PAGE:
Case demonstrating that current scientific culture can lead to damage for animals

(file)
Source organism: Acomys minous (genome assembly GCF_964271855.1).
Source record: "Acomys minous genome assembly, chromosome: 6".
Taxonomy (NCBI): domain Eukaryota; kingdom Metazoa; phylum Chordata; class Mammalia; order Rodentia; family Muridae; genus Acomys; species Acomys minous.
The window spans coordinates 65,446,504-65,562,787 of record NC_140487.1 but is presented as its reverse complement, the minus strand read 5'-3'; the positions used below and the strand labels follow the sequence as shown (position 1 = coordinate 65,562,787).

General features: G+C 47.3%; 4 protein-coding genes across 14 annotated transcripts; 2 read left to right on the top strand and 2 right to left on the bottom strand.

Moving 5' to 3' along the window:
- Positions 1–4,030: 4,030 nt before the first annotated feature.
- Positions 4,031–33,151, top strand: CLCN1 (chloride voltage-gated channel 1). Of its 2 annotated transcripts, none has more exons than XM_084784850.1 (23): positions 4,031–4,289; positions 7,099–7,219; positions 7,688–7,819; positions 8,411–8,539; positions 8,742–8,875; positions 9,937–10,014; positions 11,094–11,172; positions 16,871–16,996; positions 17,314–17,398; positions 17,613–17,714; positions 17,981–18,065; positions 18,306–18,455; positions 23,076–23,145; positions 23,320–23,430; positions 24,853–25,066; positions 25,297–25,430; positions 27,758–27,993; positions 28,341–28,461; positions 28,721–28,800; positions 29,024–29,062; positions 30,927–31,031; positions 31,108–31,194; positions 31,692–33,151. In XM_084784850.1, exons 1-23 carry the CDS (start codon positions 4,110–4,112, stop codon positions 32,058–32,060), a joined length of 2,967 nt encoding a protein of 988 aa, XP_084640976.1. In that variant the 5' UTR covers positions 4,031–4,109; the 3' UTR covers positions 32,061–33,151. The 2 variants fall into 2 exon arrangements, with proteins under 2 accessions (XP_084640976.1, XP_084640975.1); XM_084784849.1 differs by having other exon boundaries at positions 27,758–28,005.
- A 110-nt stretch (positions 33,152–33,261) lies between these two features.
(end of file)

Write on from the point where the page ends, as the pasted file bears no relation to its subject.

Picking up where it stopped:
The urge to produce many publications fast, as this is considered favourable to researchers and institutions coincides with harm being done to animals. Yauw et al. (Yauw, Wever, Hoesseini, Ritskes‐Hoitinga, & van Goor, 2015) performed a systematic review on animal models used in intestinal anastomosis research. The authors identified 1342 animal studies in 350 publications, and 298 publications (85%) reported a positive effect on anastomotic healing, which indicates that probably negative results have not been published. There was considerable experimental repetition for certain topics: 88 studies on adverse effects of chemotherapy, 42 studies on fibrin glue and 18 studies on the use of growth hormone. A total of 73304 animals were used (mean of 55 animals per study). 83.4 % did not report whether surgery was performed sterile, and 91.4% did not report whether postoperative analgesia had been given. When this is not reported, you don’t know whether it has been done or not. In case not, this causes serious concern for animal welfare and is also considered illegal in relation to our European legislation. The unnecessary repetition, e.g. to prove that chemotherapy has an adverse effect on wound healing, highlights the importance of properly reviewing animal studies before commencing new projects in order to use resources in a good and ethical and effective way.